"Proportionate response," as it has come to be used lately, means that a nation with more potent military forces than those of than its enemies should give the enemies a "handicap," just as a better golfer gives a lesser golfer a handicap in a country-club match.
Israel, to name the nation in question, has a potent military force precisely because it is surrounded by enemies who would destroy it. Israel is most decidely not playing a country-club golf match or playing a game of tit for tat. Israel is fighting for its survival. It needs every ounce of military might it possesses, and then some. Proportionality, in this case, should mean the application by Israel of enough of its military might to ensure its survival. Israel cannot afford to err on the side of caution.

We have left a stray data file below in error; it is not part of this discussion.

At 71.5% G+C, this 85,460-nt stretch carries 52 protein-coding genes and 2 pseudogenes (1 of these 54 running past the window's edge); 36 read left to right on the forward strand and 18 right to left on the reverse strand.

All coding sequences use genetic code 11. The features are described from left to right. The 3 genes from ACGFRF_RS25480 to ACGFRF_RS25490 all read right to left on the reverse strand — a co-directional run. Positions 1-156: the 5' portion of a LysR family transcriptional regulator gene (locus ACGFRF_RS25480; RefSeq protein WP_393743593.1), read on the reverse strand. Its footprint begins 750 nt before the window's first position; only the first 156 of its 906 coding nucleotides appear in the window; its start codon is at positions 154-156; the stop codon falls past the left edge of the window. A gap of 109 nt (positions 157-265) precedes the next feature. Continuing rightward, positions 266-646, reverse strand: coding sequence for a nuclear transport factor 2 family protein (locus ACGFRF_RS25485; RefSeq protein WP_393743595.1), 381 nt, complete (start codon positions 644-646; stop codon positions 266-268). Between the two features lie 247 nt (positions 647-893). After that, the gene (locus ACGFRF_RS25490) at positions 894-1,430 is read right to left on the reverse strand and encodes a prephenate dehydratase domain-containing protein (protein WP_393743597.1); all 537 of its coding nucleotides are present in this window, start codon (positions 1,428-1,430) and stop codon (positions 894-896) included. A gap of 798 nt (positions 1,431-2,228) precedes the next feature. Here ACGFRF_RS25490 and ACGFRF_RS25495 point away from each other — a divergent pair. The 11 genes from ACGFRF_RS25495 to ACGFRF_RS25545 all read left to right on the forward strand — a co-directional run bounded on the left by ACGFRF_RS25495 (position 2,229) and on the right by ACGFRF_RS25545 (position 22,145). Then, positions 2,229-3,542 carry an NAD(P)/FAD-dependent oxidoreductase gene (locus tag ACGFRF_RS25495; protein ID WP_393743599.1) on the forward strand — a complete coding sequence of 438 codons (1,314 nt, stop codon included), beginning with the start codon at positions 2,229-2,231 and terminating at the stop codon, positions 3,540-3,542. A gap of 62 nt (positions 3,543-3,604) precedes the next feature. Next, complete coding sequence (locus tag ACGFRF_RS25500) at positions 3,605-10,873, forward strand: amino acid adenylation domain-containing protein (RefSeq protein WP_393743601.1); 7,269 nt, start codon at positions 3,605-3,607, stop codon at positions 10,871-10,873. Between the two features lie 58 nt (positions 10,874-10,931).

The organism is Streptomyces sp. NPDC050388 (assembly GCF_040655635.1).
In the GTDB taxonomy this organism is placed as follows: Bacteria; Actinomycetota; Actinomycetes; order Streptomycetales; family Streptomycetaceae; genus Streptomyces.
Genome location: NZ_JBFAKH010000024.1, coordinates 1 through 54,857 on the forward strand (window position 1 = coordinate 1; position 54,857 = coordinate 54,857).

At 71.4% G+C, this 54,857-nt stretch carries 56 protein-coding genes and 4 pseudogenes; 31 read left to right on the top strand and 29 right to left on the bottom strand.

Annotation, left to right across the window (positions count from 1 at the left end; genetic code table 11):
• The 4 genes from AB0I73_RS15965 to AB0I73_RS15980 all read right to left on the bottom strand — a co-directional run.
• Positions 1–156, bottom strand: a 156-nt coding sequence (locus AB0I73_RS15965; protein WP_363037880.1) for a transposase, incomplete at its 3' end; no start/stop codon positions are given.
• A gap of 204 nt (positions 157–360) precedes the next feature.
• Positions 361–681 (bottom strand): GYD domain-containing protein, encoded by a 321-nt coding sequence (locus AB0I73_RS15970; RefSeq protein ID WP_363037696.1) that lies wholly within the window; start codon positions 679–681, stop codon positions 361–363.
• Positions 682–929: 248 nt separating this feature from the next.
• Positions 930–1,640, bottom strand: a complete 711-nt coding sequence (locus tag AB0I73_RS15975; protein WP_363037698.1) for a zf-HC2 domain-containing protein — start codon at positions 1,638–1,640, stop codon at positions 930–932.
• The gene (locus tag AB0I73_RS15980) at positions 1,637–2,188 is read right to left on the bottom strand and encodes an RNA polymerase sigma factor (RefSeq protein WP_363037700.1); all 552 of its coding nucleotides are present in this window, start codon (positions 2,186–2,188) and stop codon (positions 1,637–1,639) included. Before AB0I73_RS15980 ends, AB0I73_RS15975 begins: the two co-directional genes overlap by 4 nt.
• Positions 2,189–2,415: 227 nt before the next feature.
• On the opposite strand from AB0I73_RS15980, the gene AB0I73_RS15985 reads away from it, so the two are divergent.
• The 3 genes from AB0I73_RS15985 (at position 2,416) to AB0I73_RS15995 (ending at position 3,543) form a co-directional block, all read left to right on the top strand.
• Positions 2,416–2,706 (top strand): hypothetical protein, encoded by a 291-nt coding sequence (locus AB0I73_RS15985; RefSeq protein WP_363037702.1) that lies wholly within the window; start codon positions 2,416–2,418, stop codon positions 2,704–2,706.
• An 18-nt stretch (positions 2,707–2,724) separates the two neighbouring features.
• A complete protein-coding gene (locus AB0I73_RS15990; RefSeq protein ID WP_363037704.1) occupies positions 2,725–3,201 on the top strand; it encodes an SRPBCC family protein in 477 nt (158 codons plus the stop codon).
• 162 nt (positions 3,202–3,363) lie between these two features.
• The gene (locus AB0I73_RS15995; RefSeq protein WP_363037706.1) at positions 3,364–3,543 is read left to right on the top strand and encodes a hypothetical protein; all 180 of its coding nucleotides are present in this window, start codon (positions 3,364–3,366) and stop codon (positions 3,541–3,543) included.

What about the civilian casualties that Israel inflicts -- incidentally and unwillingly -- as it defends itself? Regrettable, yes. But what about the civilian casualties among Israelis if Israel fails to defend itself adequately? Or don't the lives of Israelis matter? Apparently not, to those who cynically cry "disproportionate response" as Israel defends itself.